Presentation is loading. Please wait.

Presentation is loading. Please wait.

Introduction to Biological Psychology

Similar presentations

Presentation on theme: "Introduction to Biological Psychology"— Presentation transcript:

1 Introduction to Biological Psychology
Sensation and sensory processing

2 Organisation of sensory systems
PS 1003 Peripheral sensory receptors [ Spinal cord ] Sensory thalamus Primary sensory cortex Unimodal association cortex Multimodal association cortex

3 The senses Touch Sight Hearing Taste Smell Sense Skin Eye Ear Tongue
Nose Organ Spinal cord Optic II Vestibulo-cochlear VIII Facial VII Glossoph. IX Vagus X Olfactory I Nerve Somato-sensory Visual Auditory Olfactory Cortex

4 Gustatory (taste) perception
Salty, sour, sweet, bitter, umani Taste map? – different areas of the tongue sensitive to different tastes Myth! All tastes are perceived over the full sensory area of the tongue.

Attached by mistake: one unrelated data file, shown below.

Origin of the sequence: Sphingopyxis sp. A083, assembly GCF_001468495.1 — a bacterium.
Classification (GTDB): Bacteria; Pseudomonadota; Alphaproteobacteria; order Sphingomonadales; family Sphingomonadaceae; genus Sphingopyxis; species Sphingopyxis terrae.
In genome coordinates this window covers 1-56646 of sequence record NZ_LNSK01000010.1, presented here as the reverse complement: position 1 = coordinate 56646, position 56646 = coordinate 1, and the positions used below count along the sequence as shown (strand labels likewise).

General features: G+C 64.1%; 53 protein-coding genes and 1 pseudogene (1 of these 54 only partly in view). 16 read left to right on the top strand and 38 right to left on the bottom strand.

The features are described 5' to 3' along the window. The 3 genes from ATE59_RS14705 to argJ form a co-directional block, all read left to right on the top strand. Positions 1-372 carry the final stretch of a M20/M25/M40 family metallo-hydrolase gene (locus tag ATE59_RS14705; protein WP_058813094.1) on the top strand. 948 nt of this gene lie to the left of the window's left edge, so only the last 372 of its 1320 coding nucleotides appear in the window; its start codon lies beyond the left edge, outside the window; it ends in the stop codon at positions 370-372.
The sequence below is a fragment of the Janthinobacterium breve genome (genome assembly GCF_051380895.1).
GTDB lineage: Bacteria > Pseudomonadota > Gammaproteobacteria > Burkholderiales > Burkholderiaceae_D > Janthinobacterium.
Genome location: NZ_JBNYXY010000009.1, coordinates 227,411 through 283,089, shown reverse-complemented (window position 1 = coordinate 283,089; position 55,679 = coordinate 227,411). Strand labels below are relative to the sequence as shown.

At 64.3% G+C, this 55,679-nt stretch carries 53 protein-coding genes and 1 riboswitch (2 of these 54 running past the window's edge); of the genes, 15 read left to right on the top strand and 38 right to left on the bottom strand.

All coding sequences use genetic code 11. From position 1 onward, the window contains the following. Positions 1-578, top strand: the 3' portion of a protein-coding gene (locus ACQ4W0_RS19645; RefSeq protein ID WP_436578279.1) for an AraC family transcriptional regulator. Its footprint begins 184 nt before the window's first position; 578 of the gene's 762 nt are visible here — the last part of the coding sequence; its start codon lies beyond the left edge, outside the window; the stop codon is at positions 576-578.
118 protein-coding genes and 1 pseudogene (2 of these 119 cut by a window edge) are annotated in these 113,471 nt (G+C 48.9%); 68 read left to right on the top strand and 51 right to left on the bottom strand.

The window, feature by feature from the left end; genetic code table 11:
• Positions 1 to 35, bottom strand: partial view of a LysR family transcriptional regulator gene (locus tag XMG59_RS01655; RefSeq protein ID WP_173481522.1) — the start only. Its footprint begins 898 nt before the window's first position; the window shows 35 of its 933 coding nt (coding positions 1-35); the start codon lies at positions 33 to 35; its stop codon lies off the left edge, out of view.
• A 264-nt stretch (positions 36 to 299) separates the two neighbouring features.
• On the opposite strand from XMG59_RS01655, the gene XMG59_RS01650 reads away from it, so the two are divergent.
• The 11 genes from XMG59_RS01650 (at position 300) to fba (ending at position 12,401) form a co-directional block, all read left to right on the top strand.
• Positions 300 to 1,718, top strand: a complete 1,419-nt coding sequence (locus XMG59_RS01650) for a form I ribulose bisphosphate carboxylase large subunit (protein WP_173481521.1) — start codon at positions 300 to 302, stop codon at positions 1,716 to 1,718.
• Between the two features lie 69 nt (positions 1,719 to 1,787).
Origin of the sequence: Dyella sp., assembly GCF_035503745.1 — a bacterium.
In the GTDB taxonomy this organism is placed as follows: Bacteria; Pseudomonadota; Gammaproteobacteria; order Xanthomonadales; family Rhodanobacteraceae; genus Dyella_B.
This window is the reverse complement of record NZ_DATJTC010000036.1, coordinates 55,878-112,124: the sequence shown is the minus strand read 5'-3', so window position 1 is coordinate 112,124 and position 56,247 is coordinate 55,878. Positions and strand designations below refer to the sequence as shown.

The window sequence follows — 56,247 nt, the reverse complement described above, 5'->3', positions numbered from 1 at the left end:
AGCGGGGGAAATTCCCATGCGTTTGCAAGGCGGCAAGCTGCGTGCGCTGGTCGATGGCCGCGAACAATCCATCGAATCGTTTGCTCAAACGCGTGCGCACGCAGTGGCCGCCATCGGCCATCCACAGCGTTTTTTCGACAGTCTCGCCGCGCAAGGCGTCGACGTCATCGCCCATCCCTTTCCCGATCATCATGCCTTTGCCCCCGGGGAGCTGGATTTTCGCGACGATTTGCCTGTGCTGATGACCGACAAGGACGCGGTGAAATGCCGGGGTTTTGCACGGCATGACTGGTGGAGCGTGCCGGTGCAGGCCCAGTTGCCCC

5 Gustatory pathway Taste buds
Taste receptor cells Touch, pain receptors Brainstem Thalamus Taste centres of somatosensory cortex Somatosensory cortex Facial (VII), Glosso-pharangeal (IX), Vagus (X)

6 Gustatory pathway (2)

7 Olfactory receptors in olfactory epithelium of nose
Olfactory perception Olfactory receptors in olfactory epithelium of nose Olfactory nerve (II) Olfactory bulb Olfactory cortex Hypothalamus

8 Hierarchical processing
Sensory processing is organised in a hierarchical manner Different areas for specific function Similar in all sensory modalities Visual system is a good example STS Superior temporal sulcus TEO Inferior temporal cortex TE Inferior temporal cortex Eye Superior colliculus Dorsal LGN V1 V2 V3 V4 V3A STS TEO V5 TE Posterior parietal Cx Striate Cortex Extrastriate Inferior Temporal Dorsal stream Ventral stream